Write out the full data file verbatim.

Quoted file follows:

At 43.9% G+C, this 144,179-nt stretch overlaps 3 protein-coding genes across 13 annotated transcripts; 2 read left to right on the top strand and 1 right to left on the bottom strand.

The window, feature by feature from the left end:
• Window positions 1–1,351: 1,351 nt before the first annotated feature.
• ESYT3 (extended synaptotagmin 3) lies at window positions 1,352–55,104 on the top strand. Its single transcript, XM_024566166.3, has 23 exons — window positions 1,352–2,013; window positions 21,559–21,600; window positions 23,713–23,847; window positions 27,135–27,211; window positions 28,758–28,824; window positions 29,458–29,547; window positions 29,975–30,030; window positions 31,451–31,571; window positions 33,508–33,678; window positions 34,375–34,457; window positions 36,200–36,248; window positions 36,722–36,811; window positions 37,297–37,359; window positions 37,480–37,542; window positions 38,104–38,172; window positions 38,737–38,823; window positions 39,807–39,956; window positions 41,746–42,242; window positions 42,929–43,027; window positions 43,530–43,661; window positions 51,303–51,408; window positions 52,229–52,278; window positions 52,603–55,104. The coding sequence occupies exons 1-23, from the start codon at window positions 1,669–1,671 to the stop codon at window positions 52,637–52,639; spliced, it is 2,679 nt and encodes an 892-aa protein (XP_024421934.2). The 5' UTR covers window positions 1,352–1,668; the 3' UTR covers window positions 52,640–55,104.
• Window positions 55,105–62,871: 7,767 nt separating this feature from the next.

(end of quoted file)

At 43.9% G+C, this 144,179-nt stretch overlaps 3 protein-coding genes across 13 annotated transcripts; 2 read left to right on the top strand and 1 right to left on the bottom strand.

The window, feature by feature from the left end:
• Window positions 1–1,351: 1,351 nt before the first annotated feature.
• ESYT3 (extended synaptotagmin 3) lies at window positions 1,352–55,104 on the top strand. Its single transcript, XM_024566166.3, has 23 exons — window positions 1,352–2,013; window positions 21,559–21,600; window positions 23,713–23,847; window positions 27,135–27,211; window positions 28,758–28,824; window positions 29,458–29,547; window positions 29,975–30,030; window positions 31,451–31,571; window positions 33,508–33,678; window positions 34,375–34,457; window positions 36,200–36,248; window positions 36,722–36,811; window positions 37,297–37,359; window positions 37,480–37,542; window positions 38,104–38,172; window positions 38,737–38,823; window positions 39,807–39,956; window positions 41,746–42,242; window positions 42,929–43,027; window positions 43,530–43,661; window positions 51,303–51,408; window positions 52,229–52,278; window positions 52,603–55,104. The coding sequence occupies exons 1-23, from the start codon at window positions 1,669–1,671 to the stop codon at window positions 52,637–52,639; spliced, it is 2,679 nt and encodes an 892-aa protein (XP_024421934.2). The 5' UTR covers window positions 1,352–1,668; the 3' UTR covers window positions 52,640–55,104.
• Window positions 55,105–62,871: 7,767 nt separating this feature from the next.